Student Research Spotlight - Asifa Hameed
Posted: March 18, 2016
What’s that spot? Developing strategies to stop new viral soybean pathogen
By Elizabeth Rowen
Imagine you are walking through a soybean field covered with once healthy, green plants that have turned browned. The culprit? A new virus that has spread to 13 soybean producing states, which will require a sustainable approach to manage.
“Thrips are the only known carrier of soybean vein necrosis virus, but other insect species may also transmit the disease” says Asifa Hameed, a PhD student at Penn State University. She explains that her first step will to identify exactly which insect species are responsible for spreading the virus to soybean plants.
Hameed has moved to State College from Pakistan on a Fulbright Scholarship to combat these disease agents, which are related to viruses that cause agricultural losses around the world. Her previous experiences in Pakistan have made her passionate about improving pest management strategies for farmers in developing countries.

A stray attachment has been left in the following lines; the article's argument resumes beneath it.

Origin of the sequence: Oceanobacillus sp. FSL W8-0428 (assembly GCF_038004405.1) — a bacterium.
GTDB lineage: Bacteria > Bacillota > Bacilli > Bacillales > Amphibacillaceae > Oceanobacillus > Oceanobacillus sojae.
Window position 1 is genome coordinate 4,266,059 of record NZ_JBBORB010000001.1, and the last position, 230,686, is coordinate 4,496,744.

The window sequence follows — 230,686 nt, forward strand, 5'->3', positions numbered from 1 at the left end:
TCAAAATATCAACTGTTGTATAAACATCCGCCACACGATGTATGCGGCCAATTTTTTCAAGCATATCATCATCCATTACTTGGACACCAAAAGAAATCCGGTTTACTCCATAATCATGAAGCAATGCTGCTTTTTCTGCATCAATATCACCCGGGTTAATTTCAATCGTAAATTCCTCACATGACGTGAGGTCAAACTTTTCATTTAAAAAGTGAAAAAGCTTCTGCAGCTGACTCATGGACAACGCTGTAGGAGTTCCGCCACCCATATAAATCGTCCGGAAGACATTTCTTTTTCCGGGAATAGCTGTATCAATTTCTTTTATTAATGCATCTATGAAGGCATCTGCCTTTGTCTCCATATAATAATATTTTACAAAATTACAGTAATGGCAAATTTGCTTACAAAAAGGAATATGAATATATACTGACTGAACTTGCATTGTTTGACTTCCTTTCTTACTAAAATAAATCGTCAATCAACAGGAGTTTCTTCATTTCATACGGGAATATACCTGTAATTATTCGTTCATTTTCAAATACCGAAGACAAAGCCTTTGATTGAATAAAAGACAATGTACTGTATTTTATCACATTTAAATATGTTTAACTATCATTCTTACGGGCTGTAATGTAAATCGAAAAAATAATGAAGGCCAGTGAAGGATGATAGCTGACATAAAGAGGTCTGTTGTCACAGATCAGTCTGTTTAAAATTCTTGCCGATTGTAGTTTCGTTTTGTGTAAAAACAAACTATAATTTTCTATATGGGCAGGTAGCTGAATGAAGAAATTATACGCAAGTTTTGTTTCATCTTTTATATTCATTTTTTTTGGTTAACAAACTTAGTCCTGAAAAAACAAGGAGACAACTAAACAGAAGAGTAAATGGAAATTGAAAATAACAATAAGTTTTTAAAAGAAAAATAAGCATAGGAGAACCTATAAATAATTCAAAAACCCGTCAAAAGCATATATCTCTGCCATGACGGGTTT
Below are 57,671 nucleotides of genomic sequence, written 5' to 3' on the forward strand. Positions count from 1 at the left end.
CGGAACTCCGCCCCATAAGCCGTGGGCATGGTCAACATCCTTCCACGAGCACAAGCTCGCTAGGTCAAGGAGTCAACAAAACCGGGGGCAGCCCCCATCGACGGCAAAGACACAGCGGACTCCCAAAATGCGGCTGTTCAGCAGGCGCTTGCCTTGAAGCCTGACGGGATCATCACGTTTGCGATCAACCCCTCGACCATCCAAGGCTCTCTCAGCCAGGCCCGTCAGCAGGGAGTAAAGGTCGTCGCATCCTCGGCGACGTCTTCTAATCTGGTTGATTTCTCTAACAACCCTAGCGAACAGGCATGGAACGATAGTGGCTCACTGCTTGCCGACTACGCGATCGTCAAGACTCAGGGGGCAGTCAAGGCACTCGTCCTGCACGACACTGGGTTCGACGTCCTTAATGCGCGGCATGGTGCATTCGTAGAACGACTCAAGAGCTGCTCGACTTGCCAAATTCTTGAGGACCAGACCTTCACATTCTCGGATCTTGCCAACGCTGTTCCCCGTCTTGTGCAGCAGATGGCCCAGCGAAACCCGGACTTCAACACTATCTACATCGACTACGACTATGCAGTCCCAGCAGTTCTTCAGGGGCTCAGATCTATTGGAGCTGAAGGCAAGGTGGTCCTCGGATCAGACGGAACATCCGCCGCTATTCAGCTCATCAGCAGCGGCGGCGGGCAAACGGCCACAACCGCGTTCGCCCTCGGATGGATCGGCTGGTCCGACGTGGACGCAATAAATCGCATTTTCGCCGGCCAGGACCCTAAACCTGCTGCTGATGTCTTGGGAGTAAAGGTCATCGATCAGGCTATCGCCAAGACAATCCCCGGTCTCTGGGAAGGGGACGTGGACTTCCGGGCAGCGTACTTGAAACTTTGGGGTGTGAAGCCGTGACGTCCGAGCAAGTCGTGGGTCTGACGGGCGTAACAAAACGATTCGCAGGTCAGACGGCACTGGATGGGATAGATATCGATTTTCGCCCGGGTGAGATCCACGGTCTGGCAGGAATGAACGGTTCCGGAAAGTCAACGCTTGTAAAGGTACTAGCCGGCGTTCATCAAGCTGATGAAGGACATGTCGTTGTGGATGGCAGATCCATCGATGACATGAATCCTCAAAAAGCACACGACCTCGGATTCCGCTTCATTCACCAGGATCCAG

After figuring out what insect species is/are causing the spread of soybean virus, Hameed plans to study their biology and work on ways of controlling their populations. Her goal is to develop practices that do not rely solely on pesticides, but on the insects' natural predators and resistant strains of soybeans.
“The spread of this virus in the field affects the quality and quantity of soybean plants and decreases yield” says Hameed “Developing sustainable approaches to improve crop yield and quality is critical for reducing food shortages around the world”.